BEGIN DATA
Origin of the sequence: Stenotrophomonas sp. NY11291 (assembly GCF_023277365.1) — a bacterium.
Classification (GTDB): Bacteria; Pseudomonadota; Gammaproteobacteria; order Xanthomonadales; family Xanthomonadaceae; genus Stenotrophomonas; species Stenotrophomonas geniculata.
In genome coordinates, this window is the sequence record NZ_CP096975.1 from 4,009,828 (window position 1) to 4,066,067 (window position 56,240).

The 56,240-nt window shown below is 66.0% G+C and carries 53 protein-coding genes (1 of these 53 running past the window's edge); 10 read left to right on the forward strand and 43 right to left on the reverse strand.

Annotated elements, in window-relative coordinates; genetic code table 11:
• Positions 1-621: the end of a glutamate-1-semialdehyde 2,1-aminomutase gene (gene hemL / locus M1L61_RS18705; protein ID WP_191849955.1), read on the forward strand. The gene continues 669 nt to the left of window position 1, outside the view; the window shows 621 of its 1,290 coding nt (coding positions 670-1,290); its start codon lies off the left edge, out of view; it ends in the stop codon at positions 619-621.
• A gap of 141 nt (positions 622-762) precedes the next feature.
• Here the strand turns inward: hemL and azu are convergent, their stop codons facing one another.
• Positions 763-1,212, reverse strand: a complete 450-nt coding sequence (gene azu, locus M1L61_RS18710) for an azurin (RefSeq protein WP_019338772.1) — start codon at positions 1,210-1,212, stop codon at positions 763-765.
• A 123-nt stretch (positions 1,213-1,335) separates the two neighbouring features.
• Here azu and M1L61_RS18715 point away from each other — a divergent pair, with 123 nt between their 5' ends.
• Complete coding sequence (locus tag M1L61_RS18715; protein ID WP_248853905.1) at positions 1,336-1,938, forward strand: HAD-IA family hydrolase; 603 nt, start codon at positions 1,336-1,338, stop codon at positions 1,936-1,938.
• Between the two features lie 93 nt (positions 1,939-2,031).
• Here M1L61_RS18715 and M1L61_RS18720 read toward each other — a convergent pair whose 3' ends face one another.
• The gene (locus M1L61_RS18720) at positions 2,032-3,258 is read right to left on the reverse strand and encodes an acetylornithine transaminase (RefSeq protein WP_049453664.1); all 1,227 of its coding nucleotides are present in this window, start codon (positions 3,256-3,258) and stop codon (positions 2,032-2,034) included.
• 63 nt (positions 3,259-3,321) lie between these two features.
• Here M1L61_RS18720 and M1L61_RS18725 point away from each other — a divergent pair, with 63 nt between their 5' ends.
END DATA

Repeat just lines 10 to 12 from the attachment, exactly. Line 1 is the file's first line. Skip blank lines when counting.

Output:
• A 123-nt stretch (positions 1,213-1,335) separates the two neighbouring features.
• Here azu and M1L61_RS18715 point away from each other — a divergent pair, with 123 nt between their 5' ends.
• Complete coding sequence (locus tag M1L61_RS18715; protein ID WP_248853905.1) at positions 1,336-1,938, forward strand: HAD-IA family hydrolase; 603 nt, start codon at positions 1,336-1,338, stop codon at positions 1,936-1,938.